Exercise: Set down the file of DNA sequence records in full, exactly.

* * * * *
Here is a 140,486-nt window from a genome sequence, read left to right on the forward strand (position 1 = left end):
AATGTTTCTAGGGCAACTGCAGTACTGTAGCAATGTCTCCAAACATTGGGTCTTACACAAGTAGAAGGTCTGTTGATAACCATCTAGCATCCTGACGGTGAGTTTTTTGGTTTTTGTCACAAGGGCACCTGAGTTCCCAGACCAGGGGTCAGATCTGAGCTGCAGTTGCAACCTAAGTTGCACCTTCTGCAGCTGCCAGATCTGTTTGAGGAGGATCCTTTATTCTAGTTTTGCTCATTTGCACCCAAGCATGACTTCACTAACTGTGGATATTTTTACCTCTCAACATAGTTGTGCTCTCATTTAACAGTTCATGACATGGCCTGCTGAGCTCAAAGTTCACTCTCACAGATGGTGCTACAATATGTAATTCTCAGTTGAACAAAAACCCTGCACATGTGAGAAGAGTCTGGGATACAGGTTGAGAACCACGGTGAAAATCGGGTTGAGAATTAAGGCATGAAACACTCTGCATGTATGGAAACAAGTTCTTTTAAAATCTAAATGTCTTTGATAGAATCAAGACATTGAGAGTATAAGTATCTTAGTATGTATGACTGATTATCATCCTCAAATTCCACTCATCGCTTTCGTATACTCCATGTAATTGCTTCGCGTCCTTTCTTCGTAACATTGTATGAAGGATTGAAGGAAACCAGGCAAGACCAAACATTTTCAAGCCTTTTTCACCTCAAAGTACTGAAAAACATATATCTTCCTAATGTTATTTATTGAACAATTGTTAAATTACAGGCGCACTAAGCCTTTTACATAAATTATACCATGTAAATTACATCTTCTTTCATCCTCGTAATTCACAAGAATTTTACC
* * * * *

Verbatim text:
Here is a 140,486-nt window from a genome sequence, read left to right on the forward strand (position 1 = left end):
AATGTTTCTAGGGCAACTGCAGTACTGTAGCAATGTCTCCAAACATTGGGTCTTACACAAGTAGAAGGTCTGTTGATAACCATCTAGCATCCTGACGGTGAGTTTTTTGGTTTTTGTCACAAGGGCACCTGAGTTCCCAGACCAGGGGTCAGATCTGAGCTGCAGTTGCAACCTAAGTTGCACCTTCTGCAGCTGCCAGATCTGTTTGAGGAGGATCCTTTATTCTAGTTTTGCTCATTTGCACCCAAGCATGACTTCACTAACTGTGGATATTTTTACCTCTCAACATAGTTGTGCTCTCATTTAACAGTTCATGACATGGCCTGCTGAGCTCAAAGTTCACTCTCACAGATGGTGCTACAATATGTAATTCTCAGTTGAACAAAAACCCTGCACATGTGAGAAGAGTCTGGGATACAGGTTGAGAACCACGGTGAAAATCGGGTTGAGAATTAAGGCATGAAACACTCTGCATGTATGGAAACAAGTTCTTTTAAAATCTAAATGTCTTTGATAGAATCAAGACATTGAGAGTATAAGTATCTTAGTATGTATGACTGATTATCATCCTCAAATTCCACTCATCGCTTTCGTATACTCCATGTAATTGCTTCGCGTCCTTTCTTCGTAACATTGTATGAAGGATTGAAGGAAACCAGGCAAGACCAAACATTTTCAAGCCTTTTTCACCTCAAAGTACTGAAAAACATATATCTTCCTAATGTTATTTATTGAACAATTGTTAAATTACAGGCGCACTAAGCCTTTTACATAAATTATACCATGTAAATTACATCTTCTTTCATCCTCGTAATTCACAAGAATTTTACC